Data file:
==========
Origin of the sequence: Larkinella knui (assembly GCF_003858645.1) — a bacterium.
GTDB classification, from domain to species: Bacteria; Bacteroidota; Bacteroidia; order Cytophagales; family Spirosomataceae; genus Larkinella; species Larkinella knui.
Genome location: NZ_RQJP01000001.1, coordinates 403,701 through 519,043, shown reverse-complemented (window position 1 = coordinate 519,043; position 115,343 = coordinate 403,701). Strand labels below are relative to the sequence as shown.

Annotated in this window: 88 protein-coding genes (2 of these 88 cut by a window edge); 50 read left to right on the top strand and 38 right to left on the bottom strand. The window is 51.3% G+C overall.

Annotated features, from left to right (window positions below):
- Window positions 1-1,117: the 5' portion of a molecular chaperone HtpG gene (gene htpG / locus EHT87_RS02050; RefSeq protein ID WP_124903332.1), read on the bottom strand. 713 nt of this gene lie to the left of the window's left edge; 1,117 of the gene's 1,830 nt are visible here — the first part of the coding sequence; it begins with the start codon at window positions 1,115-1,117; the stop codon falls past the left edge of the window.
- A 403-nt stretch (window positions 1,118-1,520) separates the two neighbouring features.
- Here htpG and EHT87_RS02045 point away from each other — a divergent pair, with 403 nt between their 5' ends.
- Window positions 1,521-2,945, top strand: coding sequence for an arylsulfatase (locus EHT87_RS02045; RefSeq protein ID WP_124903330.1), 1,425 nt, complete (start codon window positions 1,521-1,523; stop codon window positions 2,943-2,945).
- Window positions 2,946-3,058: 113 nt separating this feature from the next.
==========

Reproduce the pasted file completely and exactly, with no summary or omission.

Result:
Origin of the sequence: Larkinella knui (assembly GCF_003858645.1) — a bacterium.
GTDB classification, from domain to species: Bacteria; Bacteroidota; Bacteroidia; order Cytophagales; family Spirosomataceae; genus Larkinella; species Larkinella knui.
Genome location: NZ_RQJP01000001.1, coordinates 403,701 through 519,043, shown reverse-complemented (window position 1 = coordinate 519,043; position 115,343 = coordinate 403,701). Strand labels below are relative to the sequence as shown.

Annotated in this window: 88 protein-coding genes (2 of these 88 cut by a window edge); 50 read left to right on the top strand and 38 right to left on the bottom strand. The window is 51.3% G+C overall.

Annotated features, from left to right (window positions below):
- Window positions 1-1,117: the 5' portion of a molecular chaperone HtpG gene (gene htpG / locus EHT87_RS02050; RefSeq protein ID WP_124903332.1), read on the bottom strand. 713 nt of this gene lie to the left of the window's left edge; 1,117 of the gene's 1,830 nt are visible here — the first part of the coding sequence; it begins with the start codon at window positions 1,115-1,117; the stop codon falls past the left edge of the window.
- A 403-nt stretch (window positions 1,118-1,520) separates the two neighbouring features.
- Here htpG and EHT87_RS02045 point away from each other — a divergent pair, with 403 nt between their 5' ends.
- Window positions 1,521-2,945, top strand: coding sequence for an arylsulfatase (locus EHT87_RS02045; RefSeq protein ID WP_124903330.1), 1,425 nt, complete (start codon window positions 1,521-1,523; stop codon window positions 2,943-2,945).
- Window positions 2,946-3,058: 113 nt separating this feature from the next.